When the holiday of Yom Kippur ends, materials began to be gathered for the construction of the sukkah-a temporary dwelling in which the seven-day-long holiday of Sukkot is celebrated. In Poland, this period is called the holiday of the "Kuczki", which comes from the Old Polish word kucza, which means "shepherd's hut". Sukkot is also known as the festival of the Booths or Tabernacles. It is one of three pilgrimage holidays (shalosh regalim) during which in Biblical times one was supposed to go on a pilgrimage to the temple in Jerusalem to give offerings from the harvest.

Sukkot is celebrated over the course of seven days, from the fifteenth to the twenty-first day of the month of Tishri, in commemoration of the Jews' exodus from Egypt and their forty days of wandering through the desert.

The command to observe this holiday is found in the Bible, in Leviticus 23:34 "Say to the Israelites: 'On the fifteenth day of the seventh month the Lord's Feast of Tabernacles begins, and it lasts for seven days,'" and in Leviticus 23:42-45: "Live in booths for seven days: All native-born Israelites are to live in booths so that your descendants will know that I made the Israelites live in booths when I brought them out of Egypt. I am the Lord your God."

In addition to the symbolic ceremonies connected with the exodus, Sukkot is also a harvest festival. Another explanation is that this holiday allows people to remove themselves completely from the troubles of daily life and civilization, and to return to the conditions that make it possible to "touch the earth with one's feet and see the stars overhead," which in turn brings people closer to the presence of God in their lives.
Moving for a week to the "booth" that has been constructed outside is supposed to aid this process. This booth, or sukkah, is a building made of boards, or canvas stretched across boards, covered with branches and leaves so that sunlight can enter, and so that at night the stars are visible. The inside of the sukkah is heavily decorated with garlands made of flowers and branches, fruit, rowan berries, flowers and also carpets and paintings. They are built in courtyards and gardens, although when some people design their homes, they construct part of the roof in such a way that a sukkah may be erected on top of the house.

One should eat at least one meal a day in such a "booth", to which friends are invited, as well as the poor, homeless and lonely. The ushpizin are the mystical guests to the sukkah, Biblical forefathers and rulers: Abraham, Isaac, Jacob, Joseph, Moses, Aaron and David.

During this period, sweet dishes are served, as well as juicy ones and stuffed specialities, such as pierogies, stuffed cabbage, stuffed fish and all kinds of sweet pastries, cakes and candies.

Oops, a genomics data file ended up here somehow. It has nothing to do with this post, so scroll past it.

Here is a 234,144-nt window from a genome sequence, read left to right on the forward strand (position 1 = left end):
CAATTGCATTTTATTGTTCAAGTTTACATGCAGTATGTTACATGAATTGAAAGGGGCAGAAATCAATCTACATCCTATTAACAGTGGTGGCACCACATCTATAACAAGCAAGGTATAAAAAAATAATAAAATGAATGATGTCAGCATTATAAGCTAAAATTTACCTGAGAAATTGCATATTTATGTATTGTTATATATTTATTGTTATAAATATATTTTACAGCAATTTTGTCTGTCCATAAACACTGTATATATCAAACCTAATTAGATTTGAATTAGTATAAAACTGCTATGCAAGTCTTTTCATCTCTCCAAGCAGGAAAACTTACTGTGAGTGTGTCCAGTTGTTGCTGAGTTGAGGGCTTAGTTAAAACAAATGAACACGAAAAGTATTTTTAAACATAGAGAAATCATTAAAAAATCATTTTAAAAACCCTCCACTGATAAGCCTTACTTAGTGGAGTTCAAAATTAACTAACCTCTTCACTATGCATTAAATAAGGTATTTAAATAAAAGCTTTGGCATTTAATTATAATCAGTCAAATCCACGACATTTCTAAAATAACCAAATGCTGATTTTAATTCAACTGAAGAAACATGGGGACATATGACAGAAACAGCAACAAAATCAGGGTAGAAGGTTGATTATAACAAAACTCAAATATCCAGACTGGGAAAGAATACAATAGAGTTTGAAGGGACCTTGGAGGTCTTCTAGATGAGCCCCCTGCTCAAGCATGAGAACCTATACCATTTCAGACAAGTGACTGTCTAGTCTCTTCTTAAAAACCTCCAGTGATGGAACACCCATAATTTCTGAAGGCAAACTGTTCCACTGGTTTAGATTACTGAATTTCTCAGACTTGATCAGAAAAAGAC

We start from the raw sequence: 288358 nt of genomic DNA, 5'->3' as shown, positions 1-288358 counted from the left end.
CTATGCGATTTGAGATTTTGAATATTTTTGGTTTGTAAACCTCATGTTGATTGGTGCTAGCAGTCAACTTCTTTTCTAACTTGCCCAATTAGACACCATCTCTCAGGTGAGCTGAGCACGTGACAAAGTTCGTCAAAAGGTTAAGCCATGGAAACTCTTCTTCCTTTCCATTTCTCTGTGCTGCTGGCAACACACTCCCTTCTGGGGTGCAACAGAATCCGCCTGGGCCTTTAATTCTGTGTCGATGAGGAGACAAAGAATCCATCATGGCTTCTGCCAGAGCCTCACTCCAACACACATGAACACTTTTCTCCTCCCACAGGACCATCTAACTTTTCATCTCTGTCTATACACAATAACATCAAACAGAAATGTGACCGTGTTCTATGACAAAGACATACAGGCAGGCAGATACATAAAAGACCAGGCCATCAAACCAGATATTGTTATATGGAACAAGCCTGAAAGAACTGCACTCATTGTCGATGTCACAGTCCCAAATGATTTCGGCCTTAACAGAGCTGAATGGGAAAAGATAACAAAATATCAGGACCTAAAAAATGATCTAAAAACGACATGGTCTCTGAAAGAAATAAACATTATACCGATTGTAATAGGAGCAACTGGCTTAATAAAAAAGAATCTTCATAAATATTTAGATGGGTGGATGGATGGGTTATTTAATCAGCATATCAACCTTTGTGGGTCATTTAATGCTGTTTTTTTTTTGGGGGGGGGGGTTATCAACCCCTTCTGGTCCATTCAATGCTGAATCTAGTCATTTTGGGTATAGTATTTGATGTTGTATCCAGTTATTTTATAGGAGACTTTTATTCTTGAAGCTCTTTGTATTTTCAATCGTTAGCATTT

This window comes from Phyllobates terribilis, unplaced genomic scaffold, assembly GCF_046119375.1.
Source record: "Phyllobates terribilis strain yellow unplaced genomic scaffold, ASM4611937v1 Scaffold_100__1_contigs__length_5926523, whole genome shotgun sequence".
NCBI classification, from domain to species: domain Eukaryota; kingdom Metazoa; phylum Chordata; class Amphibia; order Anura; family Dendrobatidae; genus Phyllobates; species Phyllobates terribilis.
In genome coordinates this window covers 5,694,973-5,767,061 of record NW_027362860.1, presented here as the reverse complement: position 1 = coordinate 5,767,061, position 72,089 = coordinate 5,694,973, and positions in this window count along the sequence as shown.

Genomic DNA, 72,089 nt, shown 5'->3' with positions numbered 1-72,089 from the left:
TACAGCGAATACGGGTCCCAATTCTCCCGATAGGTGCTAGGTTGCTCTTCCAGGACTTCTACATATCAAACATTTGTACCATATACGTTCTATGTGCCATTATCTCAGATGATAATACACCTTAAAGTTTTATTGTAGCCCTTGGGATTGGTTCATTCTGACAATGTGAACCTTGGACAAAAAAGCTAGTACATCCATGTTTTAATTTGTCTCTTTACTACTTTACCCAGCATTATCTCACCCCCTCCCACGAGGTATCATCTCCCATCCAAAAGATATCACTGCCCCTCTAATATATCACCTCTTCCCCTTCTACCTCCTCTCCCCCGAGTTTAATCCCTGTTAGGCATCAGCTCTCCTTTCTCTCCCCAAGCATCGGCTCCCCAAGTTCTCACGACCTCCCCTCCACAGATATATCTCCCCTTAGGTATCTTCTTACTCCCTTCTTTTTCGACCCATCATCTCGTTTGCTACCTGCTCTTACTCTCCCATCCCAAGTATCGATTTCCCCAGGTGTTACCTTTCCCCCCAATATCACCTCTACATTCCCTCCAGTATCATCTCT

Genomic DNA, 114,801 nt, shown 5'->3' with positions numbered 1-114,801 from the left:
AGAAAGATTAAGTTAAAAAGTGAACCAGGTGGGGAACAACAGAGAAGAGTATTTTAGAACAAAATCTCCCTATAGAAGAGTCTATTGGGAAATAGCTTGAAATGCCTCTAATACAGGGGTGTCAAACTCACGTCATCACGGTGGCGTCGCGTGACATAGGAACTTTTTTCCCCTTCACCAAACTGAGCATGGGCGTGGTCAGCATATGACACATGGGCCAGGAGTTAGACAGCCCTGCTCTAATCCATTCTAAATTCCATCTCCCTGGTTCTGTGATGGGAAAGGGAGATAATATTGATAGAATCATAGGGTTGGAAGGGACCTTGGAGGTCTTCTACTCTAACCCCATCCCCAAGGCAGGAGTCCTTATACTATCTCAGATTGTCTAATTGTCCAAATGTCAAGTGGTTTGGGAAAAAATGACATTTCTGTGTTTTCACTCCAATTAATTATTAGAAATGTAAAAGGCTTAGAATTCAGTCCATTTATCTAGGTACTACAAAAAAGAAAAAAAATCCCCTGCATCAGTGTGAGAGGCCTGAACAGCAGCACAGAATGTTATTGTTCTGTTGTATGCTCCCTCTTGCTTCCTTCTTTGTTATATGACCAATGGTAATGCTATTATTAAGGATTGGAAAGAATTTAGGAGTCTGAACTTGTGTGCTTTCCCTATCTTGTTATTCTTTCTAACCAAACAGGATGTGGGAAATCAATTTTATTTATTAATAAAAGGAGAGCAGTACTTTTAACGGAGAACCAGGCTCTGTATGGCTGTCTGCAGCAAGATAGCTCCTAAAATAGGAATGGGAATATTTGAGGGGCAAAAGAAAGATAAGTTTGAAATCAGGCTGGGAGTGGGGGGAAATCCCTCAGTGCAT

The festival of Sukkot also has special ceremonies during religious services. When the halel is said�Psalms 113 to 118-praising God, recalling the exodus from Egypt and expressing faith in salvation, the arba minim is shaken, a term which means literally "with four species". This is a kind of bouquet made up of palm leaves (lulav), willow sprigs (arava) and myrtle (hadas), as well as the fruit of the goodly tree, which is in the citrus family. This symbolizes the different kinds of Jews who make up the Jewish community. The palm bears sweet fruit, but has no aroma, and symbolizes the people who study the Torah, but who do not follow its commandments. The willow has neither aroma, nor fruit, and symbolizes those who have lost their faith. Myrtle has a nice smell, but no fruit, which represents those who follow Jewish laws but are not learned. The fruit of the goodly tree is aromatic and bears juicy fruit, and is the symbol of human perfection. The bouquet of these four species also symbolizes the human spine, which must bend before God. During the ceremony, it is shaken in all four directions, as well as up and down, which expresses one's belief that the Almighty is omnipresent.
In the liturgy of the seventh day, Hoshanah Rabba (Hebrew, "Please save us!"), seven circuits are made around the synagogue, holding a lulav. During this joyful procession, during which there is also dancing and singing, each time the pulpit (bimah) is passed, one Torah scroll is taken back to the ark (Aron Kodesh). As the ceremony draws to an end, the lulav is beaten against the floor until all its leaves fall off. This "threshing of the leaves" is supposed to bring rain, i.e., to be a sign that next year's harvest will be a good one, but it also symbolizes that one is being cleansed of one�s sins, which have fallen away, just like the leaves from the branches.

In the Diaspora, an eighth day is added to the seventh one-shmini atseret (the eighth day of gathering), which is a summing up of the entire period of autumn holidays: from the atonement holiday of Rosh Hashanah, to Yom Kippur and Sukkot. In synagogues a prayer for rain is said, and also Izkor, a prayer for the dead. The main ceremony of this day is the Simchat Torah (Hebrew, "Joy of the Torah"), which marks the conclusion of the yearly cycle of Torah readings. Before prayers begin, the rolls are raised to the pulpit, and lit candles are placed on the ark, as a sign of the eternal presence of God. Men carry the scrolls around the synagogue, and children wave colorful paper banners, the tops of which have an apple with a candle stuck in them. This ceremony lasts many hours, and after it concludes (siyum), all the faithful are invited for something to eat.

In keeping with tradition, Sukkot is celebrated in Poland with great festivity. Although the booths are no longer erected individually, for each family, every year a large sukkah is constructed near the synagogue, where the entire congregation celebrates. It is a chance for shared prayer and song, and also for a social gathering, to which women bring something that they have made to eat.

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